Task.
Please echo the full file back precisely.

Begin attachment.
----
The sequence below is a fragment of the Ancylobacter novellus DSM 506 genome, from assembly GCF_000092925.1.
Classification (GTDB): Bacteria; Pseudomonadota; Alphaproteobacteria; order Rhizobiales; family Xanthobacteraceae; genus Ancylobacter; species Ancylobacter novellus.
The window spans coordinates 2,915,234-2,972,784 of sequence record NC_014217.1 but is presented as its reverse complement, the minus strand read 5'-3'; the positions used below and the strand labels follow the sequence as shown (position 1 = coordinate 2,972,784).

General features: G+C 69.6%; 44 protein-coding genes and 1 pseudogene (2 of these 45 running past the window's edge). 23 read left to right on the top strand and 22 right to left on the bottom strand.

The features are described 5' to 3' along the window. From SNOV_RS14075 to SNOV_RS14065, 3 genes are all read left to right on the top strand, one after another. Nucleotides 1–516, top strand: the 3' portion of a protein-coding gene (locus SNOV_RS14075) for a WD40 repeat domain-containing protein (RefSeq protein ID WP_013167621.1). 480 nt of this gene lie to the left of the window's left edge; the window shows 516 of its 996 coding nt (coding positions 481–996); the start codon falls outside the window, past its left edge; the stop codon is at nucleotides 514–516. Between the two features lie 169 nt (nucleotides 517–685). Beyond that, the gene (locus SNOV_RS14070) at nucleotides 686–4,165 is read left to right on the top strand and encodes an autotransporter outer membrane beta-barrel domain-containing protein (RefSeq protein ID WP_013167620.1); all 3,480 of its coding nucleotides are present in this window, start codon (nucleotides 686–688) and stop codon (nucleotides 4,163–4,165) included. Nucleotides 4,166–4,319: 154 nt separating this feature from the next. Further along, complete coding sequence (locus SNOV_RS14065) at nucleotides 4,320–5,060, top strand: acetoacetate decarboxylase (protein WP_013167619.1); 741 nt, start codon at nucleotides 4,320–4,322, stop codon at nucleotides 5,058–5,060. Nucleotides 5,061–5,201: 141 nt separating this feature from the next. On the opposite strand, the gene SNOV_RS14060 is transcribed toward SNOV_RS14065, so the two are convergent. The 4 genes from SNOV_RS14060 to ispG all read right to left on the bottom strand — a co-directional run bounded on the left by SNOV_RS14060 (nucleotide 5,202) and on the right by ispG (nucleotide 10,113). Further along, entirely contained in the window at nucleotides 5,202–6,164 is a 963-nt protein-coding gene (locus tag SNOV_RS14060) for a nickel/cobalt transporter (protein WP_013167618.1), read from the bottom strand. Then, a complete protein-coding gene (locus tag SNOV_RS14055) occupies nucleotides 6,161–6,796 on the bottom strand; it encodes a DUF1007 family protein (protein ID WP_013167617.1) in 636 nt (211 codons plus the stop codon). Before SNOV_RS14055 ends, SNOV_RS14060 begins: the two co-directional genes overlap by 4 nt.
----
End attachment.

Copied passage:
The sequence below is a fragment of the Ancylobacter novellus DSM 506 genome, from assembly GCF_000092925.1.
Classification (GTDB): Bacteria; Pseudomonadota; Alphaproteobacteria; order Rhizobiales; family Xanthobacteraceae; genus Ancylobacter; species Ancylobacter novellus.
The window spans coordinates 2,915,234-2,972,784 of sequence record NC_014217.1 but is presented as its reverse complement, the minus strand read 5'-3'; the positions used below and the strand labels follow the sequence as shown (position 1 = coordinate 2,972,784).

General features: G+C 69.6%; 44 protein-coding genes and 1 pseudogene (2 of these 45 running past the window's edge). 23 read left to right on the top strand and 22 right to left on the bottom strand.

The features are described 5' to 3' along the window. From SNOV_RS14075 to SNOV_RS14065, 3 genes are all read left to right on the top strand, one after another. Nucleotides 1–516, top strand: the 3' portion of a protein-coding gene (locus SNOV_RS14075) for a WD40 repeat domain-containing protein (RefSeq protein ID WP_013167621.1). 480 nt of this gene lie to the left of the window's left edge; the window shows 516 of its 996 coding nt (coding positions 481–996); the start codon falls outside the window, past its left edge; the stop codon is at nucleotides 514–516. Between the two features lie 169 nt (nucleotides 517–685). Beyond that, the gene (locus SNOV_RS14070) at nucleotides 686–4,165 is read left to right on the top strand and encodes an autotransporter outer membrane beta-barrel domain-containing protein (RefSeq protein ID WP_013167620.1); all 3,480 of its coding nucleotides are present in this window, start codon (nucleotides 686–688) and stop codon (nucleotides 4,163–4,165) included. Nucleotides 4,166–4,319: 154 nt separating this feature from the next. Further along, complete coding sequence (locus SNOV_RS14065) at nucleotides 4,320–5,060, top strand: acetoacetate decarboxylase (protein WP_013167619.1); 741 nt, start codon at nucleotides 4,320–4,322, stop codon at nucleotides 5,058–5,060. Nucleotides 5,061–5,201: 141 nt separating this feature from the next. On the opposite strand, the gene SNOV_RS14060 is transcribed toward SNOV_RS14065, so the two are convergent. The 4 genes from SNOV_RS14060 to ispG all read right to left on the bottom strand — a co-directional run bounded on the left by SNOV_RS14060 (nucleotide 5,202) and on the right by ispG (nucleotide 10,113). Further along, entirely contained in the window at nucleotides 5,202–6,164 is a 963-nt protein-coding gene (locus tag SNOV_RS14060) for a nickel/cobalt transporter (protein WP_013167618.1), read from the bottom strand. Then, a complete protein-coding gene (locus tag SNOV_RS14055) occupies nucleotides 6,161–6,796 on the bottom strand; it encodes a DUF1007 family protein (protein ID WP_013167617.1) in 636 nt (211 codons plus the stop codon). Before SNOV_RS14055 ends, SNOV_RS14060 begins: the two co-directional genes overlap by 4 nt.